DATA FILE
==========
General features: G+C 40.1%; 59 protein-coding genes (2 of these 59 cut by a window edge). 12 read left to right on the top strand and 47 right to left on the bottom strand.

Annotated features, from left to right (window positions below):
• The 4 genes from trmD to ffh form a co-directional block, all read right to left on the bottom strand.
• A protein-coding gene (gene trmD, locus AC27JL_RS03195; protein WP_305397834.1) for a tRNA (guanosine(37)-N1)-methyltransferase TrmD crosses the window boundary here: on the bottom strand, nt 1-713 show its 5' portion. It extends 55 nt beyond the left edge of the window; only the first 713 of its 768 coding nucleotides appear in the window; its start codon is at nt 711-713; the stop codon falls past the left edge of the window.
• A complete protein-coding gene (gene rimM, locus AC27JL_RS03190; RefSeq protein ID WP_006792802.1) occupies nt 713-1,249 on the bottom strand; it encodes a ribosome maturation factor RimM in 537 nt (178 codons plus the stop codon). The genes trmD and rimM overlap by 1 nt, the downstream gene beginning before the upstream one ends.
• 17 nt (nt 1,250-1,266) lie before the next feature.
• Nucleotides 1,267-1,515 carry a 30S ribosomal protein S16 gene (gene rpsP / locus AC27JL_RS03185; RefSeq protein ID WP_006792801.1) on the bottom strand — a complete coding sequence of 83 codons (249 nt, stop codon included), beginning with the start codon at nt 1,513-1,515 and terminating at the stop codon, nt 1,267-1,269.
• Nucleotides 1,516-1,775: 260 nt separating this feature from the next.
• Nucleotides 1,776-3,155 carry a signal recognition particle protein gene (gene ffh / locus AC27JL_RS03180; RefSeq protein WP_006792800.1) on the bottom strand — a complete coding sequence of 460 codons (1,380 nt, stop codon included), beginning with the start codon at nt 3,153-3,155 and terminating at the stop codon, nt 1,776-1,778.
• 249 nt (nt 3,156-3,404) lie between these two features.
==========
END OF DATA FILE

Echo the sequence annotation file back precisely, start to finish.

General features: G+C 40.1%; 59 protein-coding genes (2 of these 59 cut by a window edge). 12 read left to right on the top strand and 47 right to left on the bottom strand.

Annotated features, from left to right (window positions below):
• The 4 genes from trmD to ffh form a co-directional block, all read right to left on the bottom strand.
• A protein-coding gene (gene trmD, locus AC27JL_RS03195; protein WP_305397834.1) for a tRNA (guanosine(37)-N1)-methyltransferase TrmD crosses the window boundary here: on the bottom strand, nt 1-713 show its 5' portion. It extends 55 nt beyond the left edge of the window; only the first 713 of its 768 coding nucleotides appear in the window; its start codon is at nt 711-713; the stop codon falls past the left edge of the window.
• A complete protein-coding gene (gene rimM, locus AC27JL_RS03190; RefSeq protein ID WP_006792802.1) occupies nt 713-1,249 on the bottom strand; it encodes a ribosome maturation factor RimM in 537 nt (178 codons plus the stop codon). The genes trmD and rimM overlap by 1 nt, the downstream gene beginning before the upstream one ends.
• 17 nt (nt 1,250-1,266) lie before the next feature.
• Nucleotides 1,267-1,515 carry a 30S ribosomal protein S16 gene (gene rpsP / locus AC27JL_RS03185; RefSeq protein ID WP_006792801.1) on the bottom strand — a complete coding sequence of 83 codons (249 nt, stop codon included), beginning with the start codon at nt 1,513-1,515 and terminating at the stop codon, nt 1,267-1,269.
• Nucleotides 1,516-1,775: 260 nt separating this feature from the next.
• Nucleotides 1,776-3,155 carry a signal recognition particle protein gene (gene ffh / locus AC27JL_RS03180; RefSeq protein WP_006792800.1) on the bottom strand — a complete coding sequence of 460 codons (1,380 nt, stop codon included), beginning with the start codon at nt 3,153-3,155 and terminating at the stop codon, nt 1,776-1,778.
• 249 nt (nt 3,156-3,404) lie between these two features.